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Lèt Agogo: quality milk produced in Haiti for Haiti

18/11/2013 – Read the latest updates of the project supported by Brazil that is revitalizing the milk production chain in Haiti and has benefited more than 80,000 children through school feeding.

The project Lèt Agogo (“milk in abundance” in Creole) is still under implementation in Haiti, strengthening the supply chain for the distribution of milk in school canteens. The project, which is scheduled to end in December 2014, has been underway since 2011 with US$5.5 million funding from the Brazilian government. The project, the result of a partnership between the Brazilian government, the World Food Programme, the United Nations Food and Agriculture Organization, and the Ministry of Agriculture, Natural Resources and Rural Development of Haiti arrives in 2013 with a mark of more than 84 000 students receiving locally produced milk in their school lunches – about 4.5 million bottles of milk from the start of the project – and 710 milk producers supported with extension. It is expected that by the end of the project next year three more dairy associations will receive project investments, benefiting over 165 producers.

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The milk production in Haiti was largely demobilized by the liberalization of the economy in the 90s. Milk is the second largest imported product in the country, especially in the form of milk powder, which shows the great interest of the population in the product. Imports come from the Dominican Republic or the United States. At the same time, recent and recurrent socio-environmental disasters facing the country had enormous effect on food insecurity in Haiti, which requires investments to find solutions for a sustainable and resilient food production, which enables a stable supply of quality products at affordable prices. Local purchases from family farmers may have a central role in these efforts, and it is in this context that Lèt Agogo comes in.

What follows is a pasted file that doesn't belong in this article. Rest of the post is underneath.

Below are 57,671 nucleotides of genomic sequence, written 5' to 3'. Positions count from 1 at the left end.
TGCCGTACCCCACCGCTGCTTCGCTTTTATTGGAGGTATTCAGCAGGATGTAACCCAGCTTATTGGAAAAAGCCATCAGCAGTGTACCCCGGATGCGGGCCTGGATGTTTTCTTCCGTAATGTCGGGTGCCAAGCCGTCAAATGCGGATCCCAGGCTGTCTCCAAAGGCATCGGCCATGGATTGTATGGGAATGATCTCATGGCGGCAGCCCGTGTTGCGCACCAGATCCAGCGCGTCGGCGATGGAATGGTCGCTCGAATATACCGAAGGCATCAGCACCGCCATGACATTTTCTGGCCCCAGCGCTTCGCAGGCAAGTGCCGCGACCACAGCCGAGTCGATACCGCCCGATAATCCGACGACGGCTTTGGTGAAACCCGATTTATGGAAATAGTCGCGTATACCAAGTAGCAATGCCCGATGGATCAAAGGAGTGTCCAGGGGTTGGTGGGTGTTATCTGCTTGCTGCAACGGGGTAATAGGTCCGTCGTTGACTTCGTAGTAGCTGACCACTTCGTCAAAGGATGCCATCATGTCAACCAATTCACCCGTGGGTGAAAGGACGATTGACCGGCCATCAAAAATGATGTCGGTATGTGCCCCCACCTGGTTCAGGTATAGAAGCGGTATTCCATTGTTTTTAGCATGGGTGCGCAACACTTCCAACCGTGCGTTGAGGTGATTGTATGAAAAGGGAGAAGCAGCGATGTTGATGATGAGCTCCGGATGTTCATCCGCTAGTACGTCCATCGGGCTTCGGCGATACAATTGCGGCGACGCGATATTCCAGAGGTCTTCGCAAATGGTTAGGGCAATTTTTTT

Because of the difficulties that the local production chain of milk has found in Haiti, Brazil opted for strengthening production with emphasis on organic and agro ecological production, for their benefits in terms of health and nutritional sustainability, and also because these products present a highly valued differential in the markets in the region. Thus, FAO provides productive support to dairies benefited, by offering technical assistance, support in strengthening infrastructure (with renovations and equipment maintenance) and purchase of animals to strengthen existing herds.

Once produced, the milk is almost entirely acquired by the World Food Programme to be part of their school feeding programme in the country. As pointed out, the food security situation in Haiti was severely affected by the recent crisis, and school feeding has been an important tool for social protection to ensure that children in school enjoy at least one balanced meal a day. Today WFP buys about 70% of the production from the dairies supported by Lèt Agogo, and with the possibility that these dairies transition to produce organically, there is an expectation that the demand in other markets will grow increasingly. This would close the cycle of institutional purchases that Brazil supports, inspired by his own Food Purchase Programme; on the one hand, the farmers receive support to improve the quality and quantity of production and on the other, they count on guaranteed demand at the end of the production cycle, which encourages them to invest in their production, increasingly offering healthy food to their communities.

Many challenges remain for local purchases of milk to advance further in Haiti, especially related to the institutional difficulties still present in the country, some technology gaps, the growing need for extension and ensuring the participation of social movements and civil society in the debate about the importance of buying locally.  Nevertheless, Lèt Agogo shows that by exploring the productive possibilities of a country, even in conditions of high vulnerability, it is possible to find ways for farmers to feed their own communities and countries.

Watch the documentary “Lèt Agogo”, which describes the development of the project, directed by Brazilian reporter and film maker Celso Maldos.